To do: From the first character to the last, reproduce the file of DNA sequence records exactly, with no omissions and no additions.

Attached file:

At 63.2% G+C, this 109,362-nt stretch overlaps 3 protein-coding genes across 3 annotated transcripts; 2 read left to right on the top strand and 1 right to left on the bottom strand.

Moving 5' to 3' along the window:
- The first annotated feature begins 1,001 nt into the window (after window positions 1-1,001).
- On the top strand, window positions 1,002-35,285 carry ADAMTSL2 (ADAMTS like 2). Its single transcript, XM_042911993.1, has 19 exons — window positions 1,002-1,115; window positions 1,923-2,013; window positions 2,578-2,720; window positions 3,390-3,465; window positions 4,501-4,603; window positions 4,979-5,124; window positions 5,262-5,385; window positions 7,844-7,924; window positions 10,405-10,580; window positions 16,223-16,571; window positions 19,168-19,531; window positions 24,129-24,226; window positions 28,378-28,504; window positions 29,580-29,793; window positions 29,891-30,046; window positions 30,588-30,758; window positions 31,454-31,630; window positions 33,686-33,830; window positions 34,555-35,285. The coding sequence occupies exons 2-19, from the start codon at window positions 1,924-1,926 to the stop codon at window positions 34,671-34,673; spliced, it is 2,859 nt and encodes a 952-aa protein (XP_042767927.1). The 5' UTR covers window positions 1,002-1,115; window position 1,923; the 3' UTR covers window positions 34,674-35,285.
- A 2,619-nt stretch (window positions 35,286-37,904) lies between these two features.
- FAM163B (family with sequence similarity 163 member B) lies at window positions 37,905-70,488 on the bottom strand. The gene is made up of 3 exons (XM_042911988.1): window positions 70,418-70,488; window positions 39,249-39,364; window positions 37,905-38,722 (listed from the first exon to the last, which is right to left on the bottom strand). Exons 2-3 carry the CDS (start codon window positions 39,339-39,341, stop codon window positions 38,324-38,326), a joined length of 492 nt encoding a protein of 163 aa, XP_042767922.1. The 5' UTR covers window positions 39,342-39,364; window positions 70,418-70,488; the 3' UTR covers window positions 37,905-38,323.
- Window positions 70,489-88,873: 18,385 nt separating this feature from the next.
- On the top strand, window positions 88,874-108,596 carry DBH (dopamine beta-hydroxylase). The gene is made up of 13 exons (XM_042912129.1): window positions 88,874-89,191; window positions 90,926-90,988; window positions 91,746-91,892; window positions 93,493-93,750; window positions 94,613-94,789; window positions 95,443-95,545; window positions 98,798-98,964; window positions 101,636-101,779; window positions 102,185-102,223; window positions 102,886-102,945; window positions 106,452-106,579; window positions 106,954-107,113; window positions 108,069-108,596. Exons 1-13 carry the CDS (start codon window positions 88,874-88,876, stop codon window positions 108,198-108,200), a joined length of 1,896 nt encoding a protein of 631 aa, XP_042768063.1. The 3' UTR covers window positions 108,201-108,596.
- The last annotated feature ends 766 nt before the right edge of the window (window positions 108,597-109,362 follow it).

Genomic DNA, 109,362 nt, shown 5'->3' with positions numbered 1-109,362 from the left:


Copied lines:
At 63.2% G+C, this 109,362-nt stretch overlaps 3 protein-coding genes across 3 annotated transcripts; 2 read left to right on the top strand and 1 right to left on the bottom strand.

Moving 5' to 3' along the window:
- The first annotated feature begins 1,001 nt into the window (after window positions 1-1,001).
- On the top strand, window positions 1,002-35,285 carry ADAMTSL2 (ADAMTS like 2). Its single transcript, XM_042911993.1, has 19 exons — window positions 1,002-1,115; window positions 1,923-2,013; window positions 2,578-2,720; window positions 3,390-3,465; window positions 4,501-4,603; window positions 4,979-5,124; window positions 5,262-5,385; window positions 7,844-7,924; window positions 10,405-10,580; window positions 16,223-16,571; window positions 19,168-19,531; window positions 24,129-24,226; window positions 28,378-28,504; window positions 29,580-29,793; window positions 29,891-30,046; window positions 30,588-30,758; window positions 31,454-31,630; window positions 33,686-33,830; window positions 34,555-35,285. The coding sequence occupies exons 2-19, from the start codon at window positions 1,924-1,926 to the stop codon at window positions 34,671-34,673; spliced, it is 2,859 nt and encodes a 952-aa protein (XP_042767927.1). The 5' UTR covers window positions 1,002-1,115; window position 1,923; the 3' UTR covers window positions 34,674-35,285.
- A 2,619-nt stretch (window positions 35,286-37,904) lies between these two features.
- FAM163B (family with sequence similarity 163 member B) lies at window positions 37,905-70,488 on the bottom strand. The gene is made up of 3 exons (XM_042911988.1): window positions 70,418-70,488; window positions 39,249-39,364; window positions 37,905-38,722 (listed from the first exon to the last, which is right to left on the bottom strand). Exons 2-3 carry the CDS (start codon window positions 39,339-39,341, stop codon window positions 38,324-38,326), a joined length of 492 nt encoding a protein of 163 aa, XP_042767922.1. The 5' UTR covers window positions 39,342-39,364; window positions 70,418-70,488; the 3' UTR covers window positions 37,905-38,323.
- Window positions 70,489-88,873: 18,385 nt separating this feature from the next.
- On the top strand, window positions 88,874-108,596 carry DBH (dopamine beta-hydroxylase). The gene is made up of 13 exons (XM_042912129.1): window positions 88,874-89,191; window positions 90,926-90,988; window positions 91,746-91,892; window positions 93,493-93,750; window positions 94,613-94,789; window positions 95,443-95,545; window positions 98,798-98,964; window positions 101,636-101,779; window positions 102,185-102,223; window positions 102,886-102,945; window positions 106,452-106,579; window positions 106,954-107,113; window positions 108,069-108,596. Exons 1-13 carry the CDS (start codon window positions 88,874-88,876, stop codon window positions 108,198-108,200), a joined length of 1,896 nt encoding a protein of 631 aa, XP_042768063.1. The 3' UTR covers window positions 108,201-108,596.
- The last annotated feature ends 766 nt before the right edge of the window (window positions 108,597-109,362 follow it).

Genomic DNA, 109,362 nt, shown 5'->3' with positions numbered 1-109,362 from the left: